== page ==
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Press Release

Mansfield Man Charged Wtih Making Bomb Threats

For Immediate Release
U.S. Attorney's Office, Northern District of Ohio

A criminal information was filed charging a Mansfield man with six counts of willfully making threats, said Steven M. Dettelbach, United States Attorney for the Northern District of Ohio, and Stephen D. Anthony, Special Agent in Charge of the Cleveland Division of the Federal Bureau of Investigation for the Northern District of Ohio.

Lonny L. Bristow, 39, is accused of calling in bomb threats to courthouses in Nebraska, Washington, Oregon, Tennessee and Mississippi beginning in November throughout the month of December 2012. 

Bristow made the threats using prepaid calling cards that purchased at the Wal-Mart Supercenter in Upper Sandusky, Ohio, according to the information.   Bristow had purchased several pre-paid calling cards and those pre-paid calling cards were linked to the false bomb threats placed to various courthouses spanning five states, according to the information.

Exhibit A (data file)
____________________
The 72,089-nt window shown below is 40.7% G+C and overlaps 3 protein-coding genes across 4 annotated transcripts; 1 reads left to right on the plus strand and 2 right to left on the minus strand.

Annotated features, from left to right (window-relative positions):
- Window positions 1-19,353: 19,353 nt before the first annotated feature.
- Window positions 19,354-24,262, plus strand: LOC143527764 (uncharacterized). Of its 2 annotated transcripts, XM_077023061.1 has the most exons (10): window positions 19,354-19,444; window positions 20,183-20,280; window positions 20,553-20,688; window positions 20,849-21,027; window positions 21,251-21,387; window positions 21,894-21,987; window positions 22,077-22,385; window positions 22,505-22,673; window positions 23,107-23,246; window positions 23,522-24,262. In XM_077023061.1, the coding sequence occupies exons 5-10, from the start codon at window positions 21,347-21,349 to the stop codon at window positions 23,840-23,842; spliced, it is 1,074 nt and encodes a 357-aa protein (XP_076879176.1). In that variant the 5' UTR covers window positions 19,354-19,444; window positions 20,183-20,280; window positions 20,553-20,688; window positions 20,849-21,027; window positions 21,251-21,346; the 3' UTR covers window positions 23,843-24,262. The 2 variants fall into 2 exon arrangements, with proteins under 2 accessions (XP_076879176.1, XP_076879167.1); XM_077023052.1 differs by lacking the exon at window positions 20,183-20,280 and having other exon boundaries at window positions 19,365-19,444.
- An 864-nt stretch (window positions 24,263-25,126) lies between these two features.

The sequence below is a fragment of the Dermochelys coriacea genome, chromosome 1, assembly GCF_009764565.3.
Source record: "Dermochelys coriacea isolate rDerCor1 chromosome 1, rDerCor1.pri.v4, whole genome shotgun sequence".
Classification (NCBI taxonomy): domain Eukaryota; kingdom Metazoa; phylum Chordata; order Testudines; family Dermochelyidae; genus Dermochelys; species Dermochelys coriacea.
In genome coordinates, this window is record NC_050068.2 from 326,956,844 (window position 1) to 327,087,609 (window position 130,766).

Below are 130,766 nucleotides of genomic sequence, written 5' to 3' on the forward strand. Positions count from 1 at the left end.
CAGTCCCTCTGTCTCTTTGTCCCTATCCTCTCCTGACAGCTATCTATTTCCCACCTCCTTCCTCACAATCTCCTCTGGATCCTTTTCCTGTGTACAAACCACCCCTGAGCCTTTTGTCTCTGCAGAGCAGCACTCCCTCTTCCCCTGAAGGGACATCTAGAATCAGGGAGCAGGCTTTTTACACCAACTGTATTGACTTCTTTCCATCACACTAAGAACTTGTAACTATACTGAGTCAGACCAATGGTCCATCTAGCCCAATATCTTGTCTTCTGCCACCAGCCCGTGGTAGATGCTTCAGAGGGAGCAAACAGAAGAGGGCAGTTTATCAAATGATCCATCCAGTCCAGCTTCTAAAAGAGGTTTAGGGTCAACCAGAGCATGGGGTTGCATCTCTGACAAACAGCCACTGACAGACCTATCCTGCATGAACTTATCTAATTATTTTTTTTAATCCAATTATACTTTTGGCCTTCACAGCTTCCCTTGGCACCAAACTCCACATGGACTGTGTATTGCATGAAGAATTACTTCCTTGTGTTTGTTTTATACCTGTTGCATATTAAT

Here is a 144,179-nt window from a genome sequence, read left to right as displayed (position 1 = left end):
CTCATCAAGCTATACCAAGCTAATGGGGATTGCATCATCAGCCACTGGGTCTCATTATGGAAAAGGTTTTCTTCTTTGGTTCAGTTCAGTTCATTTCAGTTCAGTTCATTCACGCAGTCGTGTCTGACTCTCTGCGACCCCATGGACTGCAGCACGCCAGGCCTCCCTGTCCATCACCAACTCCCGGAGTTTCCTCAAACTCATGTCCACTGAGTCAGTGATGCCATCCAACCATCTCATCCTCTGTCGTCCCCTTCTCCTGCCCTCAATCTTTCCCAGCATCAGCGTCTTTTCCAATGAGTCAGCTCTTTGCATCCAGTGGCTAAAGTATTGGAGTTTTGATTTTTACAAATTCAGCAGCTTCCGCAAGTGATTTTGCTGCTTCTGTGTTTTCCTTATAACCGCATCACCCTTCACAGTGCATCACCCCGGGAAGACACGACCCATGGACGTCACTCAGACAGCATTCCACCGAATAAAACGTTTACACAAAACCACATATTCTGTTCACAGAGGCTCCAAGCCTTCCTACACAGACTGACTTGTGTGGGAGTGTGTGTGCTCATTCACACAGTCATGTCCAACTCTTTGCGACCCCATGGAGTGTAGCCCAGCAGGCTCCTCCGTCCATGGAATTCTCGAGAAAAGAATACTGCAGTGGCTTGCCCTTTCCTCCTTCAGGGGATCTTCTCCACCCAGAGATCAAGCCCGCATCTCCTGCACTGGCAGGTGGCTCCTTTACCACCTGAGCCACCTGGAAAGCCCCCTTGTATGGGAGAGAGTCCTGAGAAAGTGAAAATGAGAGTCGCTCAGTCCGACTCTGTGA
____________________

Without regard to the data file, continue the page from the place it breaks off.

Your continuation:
"These threats caused fear and panic throughout courthouses around the country," Dettelbach said.         "The FBI did a tremendous job in piecing this case together."

"Lonny Bristow induced panic in hundreds of people across several states who were simply trying to do their work," Anthony said.  "The FBI will continue efforts to aggressively pursue charges against anyone, such as Mr. Bristow, who chooses to make reckless and malicious bomb threats."

The case is being prosecuted by Assistant United States Attorney Thomas Getz after an investigation by agents of the Federal Bureau of Investigation.

If convicted, the defendant’s sentence will be determined by thecCourt after a review of factors unique to the case, including the defendant’s prior criminal record, if any, the defendant’s role in the offenses, and the characteristics of the violations. In all cases the sentence will not exceed the statutory maximum and in most cases it will be less than the maximum.

An information is only a charge and is not evidence of guilt. A defendant is entitled to a fair trial in which it will be the government’s burden to prove guilt beyond a reasonable doubt.


Updated March 12, 2015